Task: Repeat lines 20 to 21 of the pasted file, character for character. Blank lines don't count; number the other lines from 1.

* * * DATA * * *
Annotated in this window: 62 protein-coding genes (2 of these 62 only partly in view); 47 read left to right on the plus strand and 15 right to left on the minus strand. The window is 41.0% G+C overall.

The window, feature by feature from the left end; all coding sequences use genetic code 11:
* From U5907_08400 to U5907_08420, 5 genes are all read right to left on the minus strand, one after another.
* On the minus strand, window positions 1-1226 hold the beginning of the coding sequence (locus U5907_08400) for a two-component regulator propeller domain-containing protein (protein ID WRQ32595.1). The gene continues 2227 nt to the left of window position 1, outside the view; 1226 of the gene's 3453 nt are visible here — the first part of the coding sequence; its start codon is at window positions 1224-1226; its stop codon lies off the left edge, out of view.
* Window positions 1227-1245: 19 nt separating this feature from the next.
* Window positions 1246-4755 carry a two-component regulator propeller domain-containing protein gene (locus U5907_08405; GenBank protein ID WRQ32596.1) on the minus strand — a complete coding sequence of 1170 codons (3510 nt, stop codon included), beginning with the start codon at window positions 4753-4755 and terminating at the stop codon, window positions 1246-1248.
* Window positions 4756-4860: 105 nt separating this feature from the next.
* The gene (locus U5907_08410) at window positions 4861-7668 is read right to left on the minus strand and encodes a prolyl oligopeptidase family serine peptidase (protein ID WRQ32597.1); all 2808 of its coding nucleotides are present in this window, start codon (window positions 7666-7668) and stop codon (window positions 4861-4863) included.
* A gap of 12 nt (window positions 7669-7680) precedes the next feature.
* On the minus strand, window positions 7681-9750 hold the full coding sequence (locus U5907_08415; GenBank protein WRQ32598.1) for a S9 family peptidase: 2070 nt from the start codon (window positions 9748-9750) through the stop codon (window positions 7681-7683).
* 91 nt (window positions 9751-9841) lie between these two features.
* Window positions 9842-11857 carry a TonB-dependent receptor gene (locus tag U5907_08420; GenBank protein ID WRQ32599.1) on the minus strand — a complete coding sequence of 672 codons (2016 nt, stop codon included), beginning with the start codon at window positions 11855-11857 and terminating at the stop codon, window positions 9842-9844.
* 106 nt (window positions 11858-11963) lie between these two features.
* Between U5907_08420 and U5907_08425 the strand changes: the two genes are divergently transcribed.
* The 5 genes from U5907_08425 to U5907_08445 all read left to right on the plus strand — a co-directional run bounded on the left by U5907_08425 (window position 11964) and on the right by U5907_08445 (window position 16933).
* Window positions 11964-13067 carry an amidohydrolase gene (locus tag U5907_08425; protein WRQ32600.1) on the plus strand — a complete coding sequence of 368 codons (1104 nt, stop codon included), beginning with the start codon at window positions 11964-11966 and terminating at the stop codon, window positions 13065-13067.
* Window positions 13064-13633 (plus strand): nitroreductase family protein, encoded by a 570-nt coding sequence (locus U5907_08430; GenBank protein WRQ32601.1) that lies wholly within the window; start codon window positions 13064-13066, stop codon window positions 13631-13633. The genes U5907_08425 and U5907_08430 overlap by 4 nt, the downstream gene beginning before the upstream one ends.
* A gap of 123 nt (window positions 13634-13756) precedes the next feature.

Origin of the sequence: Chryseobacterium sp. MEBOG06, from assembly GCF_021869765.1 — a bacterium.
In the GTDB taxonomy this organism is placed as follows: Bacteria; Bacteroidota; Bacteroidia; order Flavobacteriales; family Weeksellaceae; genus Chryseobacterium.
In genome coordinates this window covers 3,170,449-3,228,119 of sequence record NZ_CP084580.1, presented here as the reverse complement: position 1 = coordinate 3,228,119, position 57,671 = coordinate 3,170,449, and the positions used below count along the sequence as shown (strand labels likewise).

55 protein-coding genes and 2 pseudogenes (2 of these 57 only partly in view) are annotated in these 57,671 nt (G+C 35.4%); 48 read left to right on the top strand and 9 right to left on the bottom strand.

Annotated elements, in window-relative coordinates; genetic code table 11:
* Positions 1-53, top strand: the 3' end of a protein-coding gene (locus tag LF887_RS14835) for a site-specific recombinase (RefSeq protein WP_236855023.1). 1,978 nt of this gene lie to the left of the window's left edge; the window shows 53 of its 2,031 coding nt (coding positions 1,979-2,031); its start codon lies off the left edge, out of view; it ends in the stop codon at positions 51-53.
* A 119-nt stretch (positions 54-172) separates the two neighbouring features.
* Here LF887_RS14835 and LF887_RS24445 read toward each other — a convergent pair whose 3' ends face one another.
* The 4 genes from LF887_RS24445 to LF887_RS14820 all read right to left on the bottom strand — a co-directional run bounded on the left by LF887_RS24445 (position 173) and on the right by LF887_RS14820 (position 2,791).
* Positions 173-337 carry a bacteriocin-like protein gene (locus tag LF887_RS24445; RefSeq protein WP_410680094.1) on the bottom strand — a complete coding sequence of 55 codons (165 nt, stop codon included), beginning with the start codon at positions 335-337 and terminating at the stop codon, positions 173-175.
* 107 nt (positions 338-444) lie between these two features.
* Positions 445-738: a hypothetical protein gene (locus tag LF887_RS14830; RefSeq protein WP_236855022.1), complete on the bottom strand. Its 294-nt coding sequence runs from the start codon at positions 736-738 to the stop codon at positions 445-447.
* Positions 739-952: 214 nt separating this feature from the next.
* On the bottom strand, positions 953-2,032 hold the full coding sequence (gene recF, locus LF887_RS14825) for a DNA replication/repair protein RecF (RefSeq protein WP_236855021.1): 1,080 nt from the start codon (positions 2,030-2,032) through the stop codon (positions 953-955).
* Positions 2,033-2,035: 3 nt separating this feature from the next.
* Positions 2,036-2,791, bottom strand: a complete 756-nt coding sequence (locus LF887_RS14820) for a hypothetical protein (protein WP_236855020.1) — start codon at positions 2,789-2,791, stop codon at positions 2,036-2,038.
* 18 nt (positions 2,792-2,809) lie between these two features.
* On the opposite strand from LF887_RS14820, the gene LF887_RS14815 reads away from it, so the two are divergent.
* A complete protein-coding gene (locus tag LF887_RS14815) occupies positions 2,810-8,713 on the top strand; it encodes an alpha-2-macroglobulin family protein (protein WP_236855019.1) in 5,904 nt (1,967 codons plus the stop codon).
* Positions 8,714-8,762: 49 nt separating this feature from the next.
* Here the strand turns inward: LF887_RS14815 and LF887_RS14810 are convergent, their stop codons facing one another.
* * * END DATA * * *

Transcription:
In the GTDB taxonomy this organism is placed as follows: Bacteria; Bacteroidota; Bacteroidia; order Flavobacteriales; family Weeksellaceae; genus Chryseobacterium.
In genome coordinates this window covers 3,170,449-3,228,119 of sequence record NZ_CP084580.1, presented here as the reverse complement: position 1 = coordinate 3,228,119, position 57,671 = coordinate 3,170,449, and the positions used below count along the sequence as shown (strand labels likewise).